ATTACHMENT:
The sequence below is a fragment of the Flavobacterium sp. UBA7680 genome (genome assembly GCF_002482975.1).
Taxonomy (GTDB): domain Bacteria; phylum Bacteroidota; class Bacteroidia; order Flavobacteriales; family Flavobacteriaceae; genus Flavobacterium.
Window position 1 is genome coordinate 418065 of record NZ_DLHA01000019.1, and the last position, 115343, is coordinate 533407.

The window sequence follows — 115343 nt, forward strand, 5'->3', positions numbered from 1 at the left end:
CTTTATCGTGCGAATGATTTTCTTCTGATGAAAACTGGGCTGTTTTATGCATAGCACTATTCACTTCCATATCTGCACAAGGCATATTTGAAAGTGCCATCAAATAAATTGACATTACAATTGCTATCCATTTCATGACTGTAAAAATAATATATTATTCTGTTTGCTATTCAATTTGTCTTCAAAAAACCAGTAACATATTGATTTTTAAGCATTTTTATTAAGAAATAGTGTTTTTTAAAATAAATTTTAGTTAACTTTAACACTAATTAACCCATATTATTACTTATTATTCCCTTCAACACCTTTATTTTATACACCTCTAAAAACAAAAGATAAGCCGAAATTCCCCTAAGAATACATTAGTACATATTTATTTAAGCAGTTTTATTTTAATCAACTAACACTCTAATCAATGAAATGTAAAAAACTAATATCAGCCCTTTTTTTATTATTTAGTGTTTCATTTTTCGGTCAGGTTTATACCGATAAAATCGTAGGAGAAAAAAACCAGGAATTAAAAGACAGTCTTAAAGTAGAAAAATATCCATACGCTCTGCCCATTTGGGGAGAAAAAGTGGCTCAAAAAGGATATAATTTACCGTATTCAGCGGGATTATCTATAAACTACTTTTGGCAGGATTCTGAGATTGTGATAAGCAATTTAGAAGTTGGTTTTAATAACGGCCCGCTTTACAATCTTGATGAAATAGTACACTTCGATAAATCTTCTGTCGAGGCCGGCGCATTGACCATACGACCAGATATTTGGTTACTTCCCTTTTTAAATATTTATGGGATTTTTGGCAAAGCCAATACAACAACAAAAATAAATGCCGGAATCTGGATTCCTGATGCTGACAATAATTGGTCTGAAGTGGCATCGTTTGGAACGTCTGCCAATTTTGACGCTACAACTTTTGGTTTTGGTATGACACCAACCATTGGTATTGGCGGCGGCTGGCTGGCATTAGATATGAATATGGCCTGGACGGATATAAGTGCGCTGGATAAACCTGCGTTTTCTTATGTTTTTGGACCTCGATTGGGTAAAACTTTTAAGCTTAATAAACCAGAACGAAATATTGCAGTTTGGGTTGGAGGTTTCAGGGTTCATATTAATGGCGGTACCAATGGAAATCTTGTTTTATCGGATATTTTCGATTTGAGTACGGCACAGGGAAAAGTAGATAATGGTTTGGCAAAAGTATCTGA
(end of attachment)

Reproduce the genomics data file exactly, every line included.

The sequence below is a fragment of the Flavobacterium sp. UBA7680 genome (genome assembly GCF_002482975.1).
Taxonomy (GTDB): domain Bacteria; phylum Bacteroidota; class Bacteroidia; order Flavobacteriales; family Flavobacteriaceae; genus Flavobacterium.
Window position 1 is genome coordinate 418065 of record NZ_DLHA01000019.1, and the last position, 115343, is coordinate 533407.

The window sequence follows — 115343 nt, forward strand, 5'->3', positions numbered from 1 at the left end:
CTTTATCGTGCGAATGATTTTCTTCTGATGAAAACTGGGCTGTTTTATGCATAGCACTATTCACTTCCATATCTGCACAAGGCATATTTGAAAGTGCCATCAAATAAATTGACATTACAATTGCTATCCATTTCATGACTGTAAAAATAATATATTATTCTGTTTGCTATTCAATTTGTCTTCAAAAAACCAGTAACATATTGATTTTTAAGCATTTTTATTAAGAAATAGTGTTTTTTAAAATAAATTTTAGTTAACTTTAACACTAATTAACCCATATTATTACTTATTATTCCCTTCAACACCTTTATTTTATACACCTCTAAAAACAAAAGATAAGCCGAAATTCCCCTAAGAATACATTAGTACATATTTATTTAAGCAGTTTTATTTTAATCAACTAACACTCTAATCAATGAAATGTAAAAAACTAATATCAGCCCTTTTTTTATTATTTAGTGTTTCATTTTTCGGTCAGGTTTATACCGATAAAATCGTAGGAGAAAAAAACCAGGAATTAAAAGACAGTCTTAAAGTAGAAAAATATCCATACGCTCTGCCCATTTGGGGAGAAAAAGTGGCTCAAAAAGGATATAATTTACCGTATTCAGCGGGATTATCTATAAACTACTTTTGGCAGGATTCTGAGATTGTGATAAGCAATTTAGAAGTTGGTTTTAATAACGGCCCGCTTTACAATCTTGATGAAATAGTACACTTCGATAAATCTTCTGTCGAGGCCGGCGCATTGACCATACGACCAGATATTTGGTTACTTCCCTTTTTAAATATTTATGGGATTTTTGGCAAAGCCAATACAACAACAAAAATAAATGCCGGAATCTGGATTCCTGATGCTGACAATAATTGGTCTGAAGTGGCATCGTTTGGAACGTCTGCCAATTTTGACGCTACAACTTTTGGTTTTGGTATGACACCAACCATTGGTATTGGCGGCGGCTGGCTGGCATTAGATATGAATATGGCCTGGACGGATATAAGTGCGCTGGATAAACCTGCGTTTTCTTATGTTTTTGGACCTCGATTGGGTAAAACTTTTAAGCTTAATAAACCAGAACGAAATATTGCAGTTTGGGTTGGAGGTTTCAGGGTTCATATTAATGGCGGTACCAATGGAAATCTTGTTTTATCGGATATTTTCGATTTGAGTACGGCACAGGGAAAAGTAGATAATGGTTTGGCAAAAGTATCTGA